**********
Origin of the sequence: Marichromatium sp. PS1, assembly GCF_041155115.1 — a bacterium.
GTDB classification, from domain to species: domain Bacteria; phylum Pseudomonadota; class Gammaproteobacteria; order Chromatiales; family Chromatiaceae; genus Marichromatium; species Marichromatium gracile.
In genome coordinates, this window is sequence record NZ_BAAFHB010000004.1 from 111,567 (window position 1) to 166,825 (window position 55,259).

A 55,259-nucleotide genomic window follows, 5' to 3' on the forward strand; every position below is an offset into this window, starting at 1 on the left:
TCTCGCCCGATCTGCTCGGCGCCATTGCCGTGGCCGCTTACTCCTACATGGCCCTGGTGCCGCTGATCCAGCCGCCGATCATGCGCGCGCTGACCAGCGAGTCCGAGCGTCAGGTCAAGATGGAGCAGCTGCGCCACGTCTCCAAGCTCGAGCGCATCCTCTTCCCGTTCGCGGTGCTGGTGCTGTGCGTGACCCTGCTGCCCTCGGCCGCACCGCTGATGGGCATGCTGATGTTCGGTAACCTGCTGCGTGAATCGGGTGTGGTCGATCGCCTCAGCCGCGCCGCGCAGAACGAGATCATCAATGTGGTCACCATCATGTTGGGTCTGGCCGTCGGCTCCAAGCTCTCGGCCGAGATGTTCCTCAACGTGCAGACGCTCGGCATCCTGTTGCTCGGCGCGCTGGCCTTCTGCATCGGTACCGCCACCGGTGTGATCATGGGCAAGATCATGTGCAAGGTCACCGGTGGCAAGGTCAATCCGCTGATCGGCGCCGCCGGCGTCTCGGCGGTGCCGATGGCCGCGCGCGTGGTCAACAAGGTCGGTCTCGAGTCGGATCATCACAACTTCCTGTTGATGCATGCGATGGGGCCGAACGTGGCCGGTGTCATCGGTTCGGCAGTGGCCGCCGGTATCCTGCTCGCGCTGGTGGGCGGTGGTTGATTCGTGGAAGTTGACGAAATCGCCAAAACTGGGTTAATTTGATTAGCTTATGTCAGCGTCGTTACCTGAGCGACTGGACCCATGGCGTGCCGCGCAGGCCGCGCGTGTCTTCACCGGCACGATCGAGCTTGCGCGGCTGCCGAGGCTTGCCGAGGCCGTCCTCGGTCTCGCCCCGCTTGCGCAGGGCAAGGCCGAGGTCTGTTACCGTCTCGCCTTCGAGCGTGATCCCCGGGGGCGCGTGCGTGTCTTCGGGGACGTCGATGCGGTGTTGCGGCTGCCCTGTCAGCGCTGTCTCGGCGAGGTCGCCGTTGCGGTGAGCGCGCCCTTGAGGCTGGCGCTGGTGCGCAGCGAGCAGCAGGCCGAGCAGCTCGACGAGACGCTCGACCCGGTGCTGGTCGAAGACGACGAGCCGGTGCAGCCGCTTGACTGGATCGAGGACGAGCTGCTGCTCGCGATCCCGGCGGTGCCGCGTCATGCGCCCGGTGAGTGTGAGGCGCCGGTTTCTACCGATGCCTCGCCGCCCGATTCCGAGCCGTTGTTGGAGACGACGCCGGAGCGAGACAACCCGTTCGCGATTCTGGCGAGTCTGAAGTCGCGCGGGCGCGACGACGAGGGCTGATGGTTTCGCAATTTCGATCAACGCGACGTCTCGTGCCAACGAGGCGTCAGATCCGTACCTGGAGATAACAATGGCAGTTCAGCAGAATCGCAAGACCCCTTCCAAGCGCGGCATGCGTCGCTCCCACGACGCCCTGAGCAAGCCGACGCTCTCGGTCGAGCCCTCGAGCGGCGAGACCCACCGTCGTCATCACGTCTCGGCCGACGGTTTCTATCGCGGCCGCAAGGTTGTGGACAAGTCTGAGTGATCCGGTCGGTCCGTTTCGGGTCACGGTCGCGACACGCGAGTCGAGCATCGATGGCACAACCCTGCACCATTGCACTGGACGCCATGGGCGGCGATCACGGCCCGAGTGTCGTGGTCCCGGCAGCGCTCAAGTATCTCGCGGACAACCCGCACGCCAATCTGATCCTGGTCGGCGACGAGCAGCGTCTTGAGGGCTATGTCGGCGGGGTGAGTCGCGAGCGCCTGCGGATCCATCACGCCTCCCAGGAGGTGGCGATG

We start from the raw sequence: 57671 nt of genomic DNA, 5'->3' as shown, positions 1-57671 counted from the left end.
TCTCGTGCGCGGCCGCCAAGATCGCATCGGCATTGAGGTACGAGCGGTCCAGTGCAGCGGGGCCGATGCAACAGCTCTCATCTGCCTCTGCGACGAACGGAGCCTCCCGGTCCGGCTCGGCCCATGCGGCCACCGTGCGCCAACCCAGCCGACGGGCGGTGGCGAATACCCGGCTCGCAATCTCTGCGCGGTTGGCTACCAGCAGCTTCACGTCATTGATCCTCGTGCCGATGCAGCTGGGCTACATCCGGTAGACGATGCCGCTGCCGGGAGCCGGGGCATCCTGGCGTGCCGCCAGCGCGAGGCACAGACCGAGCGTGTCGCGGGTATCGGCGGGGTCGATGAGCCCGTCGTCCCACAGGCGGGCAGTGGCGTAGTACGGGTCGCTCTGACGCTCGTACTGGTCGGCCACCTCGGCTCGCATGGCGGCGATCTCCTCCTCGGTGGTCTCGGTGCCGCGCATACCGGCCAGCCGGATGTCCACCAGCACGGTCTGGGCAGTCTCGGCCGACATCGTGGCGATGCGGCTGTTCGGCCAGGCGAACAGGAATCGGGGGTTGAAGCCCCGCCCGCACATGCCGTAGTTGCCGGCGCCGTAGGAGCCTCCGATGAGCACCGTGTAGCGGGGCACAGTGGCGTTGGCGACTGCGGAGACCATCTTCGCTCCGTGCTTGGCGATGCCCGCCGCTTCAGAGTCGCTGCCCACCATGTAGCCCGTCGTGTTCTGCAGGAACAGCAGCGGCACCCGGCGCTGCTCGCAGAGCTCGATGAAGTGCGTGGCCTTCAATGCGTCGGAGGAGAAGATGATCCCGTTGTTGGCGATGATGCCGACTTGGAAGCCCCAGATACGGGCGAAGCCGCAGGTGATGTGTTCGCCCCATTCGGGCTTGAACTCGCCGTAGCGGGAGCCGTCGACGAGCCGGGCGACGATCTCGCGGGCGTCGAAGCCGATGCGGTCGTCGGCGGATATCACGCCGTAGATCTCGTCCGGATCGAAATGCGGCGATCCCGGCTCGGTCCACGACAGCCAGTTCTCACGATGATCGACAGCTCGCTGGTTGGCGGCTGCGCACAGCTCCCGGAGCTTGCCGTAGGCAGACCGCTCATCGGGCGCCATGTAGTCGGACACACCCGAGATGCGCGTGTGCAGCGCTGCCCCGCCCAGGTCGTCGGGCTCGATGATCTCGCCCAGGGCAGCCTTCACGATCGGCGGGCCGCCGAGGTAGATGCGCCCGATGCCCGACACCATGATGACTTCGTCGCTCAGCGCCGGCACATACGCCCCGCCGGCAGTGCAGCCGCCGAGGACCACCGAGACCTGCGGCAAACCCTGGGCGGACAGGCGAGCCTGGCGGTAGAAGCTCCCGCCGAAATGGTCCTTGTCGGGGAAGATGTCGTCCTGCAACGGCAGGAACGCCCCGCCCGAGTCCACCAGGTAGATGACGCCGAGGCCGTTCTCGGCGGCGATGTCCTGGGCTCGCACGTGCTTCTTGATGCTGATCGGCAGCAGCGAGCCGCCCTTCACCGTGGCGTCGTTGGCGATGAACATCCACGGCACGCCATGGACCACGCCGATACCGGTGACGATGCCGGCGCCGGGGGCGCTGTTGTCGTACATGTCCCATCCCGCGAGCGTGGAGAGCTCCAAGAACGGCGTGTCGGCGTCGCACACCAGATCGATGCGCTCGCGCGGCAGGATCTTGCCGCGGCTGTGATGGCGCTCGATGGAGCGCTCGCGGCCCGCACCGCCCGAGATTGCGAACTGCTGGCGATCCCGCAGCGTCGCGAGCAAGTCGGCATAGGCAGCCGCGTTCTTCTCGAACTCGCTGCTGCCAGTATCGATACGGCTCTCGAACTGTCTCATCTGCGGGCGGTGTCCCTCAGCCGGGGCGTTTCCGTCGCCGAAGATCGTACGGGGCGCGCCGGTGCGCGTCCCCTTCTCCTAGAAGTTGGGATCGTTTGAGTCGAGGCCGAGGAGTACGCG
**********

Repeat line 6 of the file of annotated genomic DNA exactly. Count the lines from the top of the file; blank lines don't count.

We start from the raw sequence: 57671 nt of genomic DNA, 5'->3' as shown, positions 1-57671 counted from the left end.